– Vectre ($1,249,500 – $937,125)
30% Off
– Stun Gun ($262,500)
– Compact EMP Launcher ($278,250)
Misc
– Old & New Music available on Radio Los Santos & West Coast Classics#GTAOnline
— Tez2 (@TezFunz2) January 20, 2022

For more open-world PC games, you can follow that link.
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Iain Harris Deputy news editor
Published: Jan 20, 2022
When not wrangling the news, Iain can be found tootling through Eorzea searching for Final Fantasy XIV’s hottest new looks. Has bylines all over, including: Kotaku, Rock Paper Shotgun, Esports News UK, VG24/7, and PocketGamer.Biz. Please don’t ask him how much he spent to get Xiao in Genshin Impact.

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Microsoft to Buy Activision Blizzard for Nearly $70 Billion – The New York Times

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Karen WeiseAndrew Ross SorkinKellen Browning and
SEATTLE — Microsoft plans to buy the powerhouse but troubled video game company Activision Blizzard for nearly $70 billion, its biggest deal ever and one that places a major bet that people will be spending more and more time in the digital world.
The blockbuster acquisition, announced on Tuesday, would catapult the company into a leading spot in the $175 billion gaming industry. Games on virtually every kind of device, from bulky consoles to smartphones, have gained even greater popularity during the pandemic. Technology companies are swarming around the industry, looking for a bigger share of attention and money from the world’s three billion gamers.
In an industry driven by big franchises, Activision makes some of the most popular titles, including Call of Duty and Candy Crush. Yet the company has been roiled in recent months by an employee revolt over accusations of sexual harassment and discrimination.
Microsoft framed the deal as strengthening the company’s hand in the so-called metaverse, the nascent world of virtual and augmented reality. The metaverse has attracted huge amounts of investment and talent, though so far is more of a buzzword than a thriving business. Facebook renamed its parent company to Meta late last year to underscore its commitment.
But the focus on the futuristic metaverse belies the significance of the deal in the present: The acquisition helps Microsoft gain on its rival Sony in the long-running battle for gamers’ attentions and wallets by offering top titles. It also helps the software giant stay ahead of powerful newer competitors in gaming, like Amazon and Google.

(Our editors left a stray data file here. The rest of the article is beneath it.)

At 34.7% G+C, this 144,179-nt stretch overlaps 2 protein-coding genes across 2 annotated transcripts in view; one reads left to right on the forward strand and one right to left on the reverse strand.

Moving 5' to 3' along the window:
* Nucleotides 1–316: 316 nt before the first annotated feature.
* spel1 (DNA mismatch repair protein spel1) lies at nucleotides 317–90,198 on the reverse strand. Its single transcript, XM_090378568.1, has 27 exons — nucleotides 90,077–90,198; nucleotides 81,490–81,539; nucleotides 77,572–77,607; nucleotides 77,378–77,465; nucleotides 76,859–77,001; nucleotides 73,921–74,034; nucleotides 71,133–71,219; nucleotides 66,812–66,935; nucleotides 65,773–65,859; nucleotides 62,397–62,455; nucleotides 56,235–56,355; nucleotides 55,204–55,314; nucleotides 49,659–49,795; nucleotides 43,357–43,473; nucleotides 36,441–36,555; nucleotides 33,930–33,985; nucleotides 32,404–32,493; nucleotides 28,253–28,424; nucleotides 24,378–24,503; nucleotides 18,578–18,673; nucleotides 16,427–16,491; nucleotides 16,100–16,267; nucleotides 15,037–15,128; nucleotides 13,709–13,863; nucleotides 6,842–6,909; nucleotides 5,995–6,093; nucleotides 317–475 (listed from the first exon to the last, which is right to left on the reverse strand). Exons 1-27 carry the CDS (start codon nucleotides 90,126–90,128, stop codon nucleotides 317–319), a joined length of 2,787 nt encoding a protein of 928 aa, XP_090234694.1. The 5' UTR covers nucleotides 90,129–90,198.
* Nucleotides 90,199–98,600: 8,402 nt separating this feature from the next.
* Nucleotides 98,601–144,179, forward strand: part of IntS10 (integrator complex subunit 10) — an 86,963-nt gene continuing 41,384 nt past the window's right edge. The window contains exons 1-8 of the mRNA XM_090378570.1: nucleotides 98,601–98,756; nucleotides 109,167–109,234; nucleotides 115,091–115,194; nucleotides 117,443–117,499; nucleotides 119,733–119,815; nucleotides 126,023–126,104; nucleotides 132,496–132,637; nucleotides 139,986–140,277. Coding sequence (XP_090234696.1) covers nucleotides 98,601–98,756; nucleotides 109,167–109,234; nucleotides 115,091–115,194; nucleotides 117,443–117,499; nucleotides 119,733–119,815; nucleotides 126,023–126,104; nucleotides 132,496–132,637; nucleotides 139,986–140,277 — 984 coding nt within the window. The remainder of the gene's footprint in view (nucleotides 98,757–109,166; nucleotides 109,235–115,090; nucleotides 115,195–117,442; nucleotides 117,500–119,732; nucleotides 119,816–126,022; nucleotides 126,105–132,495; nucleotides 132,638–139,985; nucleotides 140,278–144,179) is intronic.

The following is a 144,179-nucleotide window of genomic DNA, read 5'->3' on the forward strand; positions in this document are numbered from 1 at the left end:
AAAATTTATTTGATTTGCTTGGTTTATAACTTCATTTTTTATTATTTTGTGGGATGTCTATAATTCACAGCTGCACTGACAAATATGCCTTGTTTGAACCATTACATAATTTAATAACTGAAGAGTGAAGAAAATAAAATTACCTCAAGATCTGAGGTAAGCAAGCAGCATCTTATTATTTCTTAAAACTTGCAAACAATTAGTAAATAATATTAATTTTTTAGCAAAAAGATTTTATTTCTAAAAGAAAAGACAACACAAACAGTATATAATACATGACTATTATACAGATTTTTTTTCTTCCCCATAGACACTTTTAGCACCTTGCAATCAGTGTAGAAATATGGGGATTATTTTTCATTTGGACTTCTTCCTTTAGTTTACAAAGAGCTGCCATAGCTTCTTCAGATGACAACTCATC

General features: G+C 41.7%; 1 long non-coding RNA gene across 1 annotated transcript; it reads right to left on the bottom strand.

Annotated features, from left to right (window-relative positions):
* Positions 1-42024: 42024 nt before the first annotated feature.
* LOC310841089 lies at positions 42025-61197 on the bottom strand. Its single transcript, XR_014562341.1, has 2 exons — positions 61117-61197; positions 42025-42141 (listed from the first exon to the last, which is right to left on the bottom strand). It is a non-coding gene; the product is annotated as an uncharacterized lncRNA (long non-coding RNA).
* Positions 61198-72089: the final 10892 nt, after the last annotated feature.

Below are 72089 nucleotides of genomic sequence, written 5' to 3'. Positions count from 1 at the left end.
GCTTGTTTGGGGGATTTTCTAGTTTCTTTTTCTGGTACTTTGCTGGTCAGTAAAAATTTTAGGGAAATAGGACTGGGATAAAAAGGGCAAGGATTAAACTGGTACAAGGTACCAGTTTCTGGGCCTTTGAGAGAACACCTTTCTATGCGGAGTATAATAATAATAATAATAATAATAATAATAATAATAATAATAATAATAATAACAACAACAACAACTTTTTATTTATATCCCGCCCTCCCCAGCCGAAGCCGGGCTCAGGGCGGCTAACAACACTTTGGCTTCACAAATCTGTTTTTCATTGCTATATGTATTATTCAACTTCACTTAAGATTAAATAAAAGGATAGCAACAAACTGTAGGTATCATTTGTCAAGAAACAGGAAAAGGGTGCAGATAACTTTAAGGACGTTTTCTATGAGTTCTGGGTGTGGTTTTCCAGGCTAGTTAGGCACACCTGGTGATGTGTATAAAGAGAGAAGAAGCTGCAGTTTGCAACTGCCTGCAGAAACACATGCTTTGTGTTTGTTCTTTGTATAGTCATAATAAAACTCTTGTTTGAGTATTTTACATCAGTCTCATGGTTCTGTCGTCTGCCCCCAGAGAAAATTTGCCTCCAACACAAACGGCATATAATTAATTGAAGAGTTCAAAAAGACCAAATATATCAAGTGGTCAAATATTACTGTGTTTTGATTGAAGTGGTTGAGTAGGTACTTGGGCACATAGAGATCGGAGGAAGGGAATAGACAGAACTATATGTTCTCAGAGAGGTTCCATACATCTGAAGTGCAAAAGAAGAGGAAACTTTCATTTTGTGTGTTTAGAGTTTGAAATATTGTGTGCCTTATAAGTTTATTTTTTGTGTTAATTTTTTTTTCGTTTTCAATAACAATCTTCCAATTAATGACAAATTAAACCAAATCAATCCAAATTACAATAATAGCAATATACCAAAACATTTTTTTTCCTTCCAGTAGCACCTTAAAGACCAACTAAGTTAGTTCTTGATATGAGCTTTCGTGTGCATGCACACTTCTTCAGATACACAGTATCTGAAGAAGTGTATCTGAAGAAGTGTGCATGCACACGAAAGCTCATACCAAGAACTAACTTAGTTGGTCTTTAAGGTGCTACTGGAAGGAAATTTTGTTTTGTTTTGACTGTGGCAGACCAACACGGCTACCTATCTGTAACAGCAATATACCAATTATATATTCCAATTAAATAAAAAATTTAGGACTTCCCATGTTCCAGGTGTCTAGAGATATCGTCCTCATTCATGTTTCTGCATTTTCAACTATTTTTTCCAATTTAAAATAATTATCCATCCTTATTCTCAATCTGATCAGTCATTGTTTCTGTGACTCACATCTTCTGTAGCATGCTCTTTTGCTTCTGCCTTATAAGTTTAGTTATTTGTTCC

Phil Spencer, the chief executive of Microsoft’s gaming business, said that whatever the metaverse may end up being, “gaming will be at the forefront of making that mainstream.” For now, he said, the acquisition is about gaining a stronghold in mobile gaming, where Microsoft barely competes, and a studio that produces hugely popular games. He called Call of Duty “one of the amazing entertainment franchises on the planet.”
Federal regulators may raise concerns about the acquisition, as Democrats and Republicans alike have pushed to limit the power of technology giants. On Tuesday, the Justice Department and Federal Trade Commission announced a new effort to broaden how they should determine if deals are anticompetitive.
Microsoft is valued at more than $2.3 trillion, second only to Apple. The takeover of Activision would make Microsoft the world’s third-largest gaming company by revenue, behind Tencent and Sony, the company said. Microsoft now makes Xbox consoles and owns studios that produce hits like Minecraft.
The game industry has been consolidating rapidly. A force behind that — and one that could grab the attention of regulators — is the arms race for exclusive content. Microsoft sometimes makes the games it owns available only on its own devices, such as its Xbox console, and unavailable on those made by competitors, like Sony’s PlayStation.
When asked whether Activision games like Call of Duty would become exclusive to Xbox, Mr. Spencer would say only that “our goal is to allow the content to reach as many players as possible.”
Microsoft has been hunting for ways to spend its immense cash reserve — more than $130 billion — to expand its consumer business. It has looked at acquiring the booming social network TikTok and the popular chat app Discord.
In Activision, which faces accusations that senior executives ignored sexual harassment and discrimination, Microsoft found a target under stress. The allegations have weighed on Activision, with its shares falling 27 percent since California sued the company in July over the claims.
The game maker’s shares rose more than 25 percent in trading on Tuesday. Microsoft’s shares fell by 2 percent.
The transaction may be seen as a victory for Bobby Kotick, Activision’s longtime chief executive, whom some critics had sought to force out over the controversy. Mr. Kotick negotiated a big premium for investors — Microsoft is paying $95 a share, roughly 45 percent above his company’s stock price before the announcement, though only slightly more than the trading price before the scandal broke.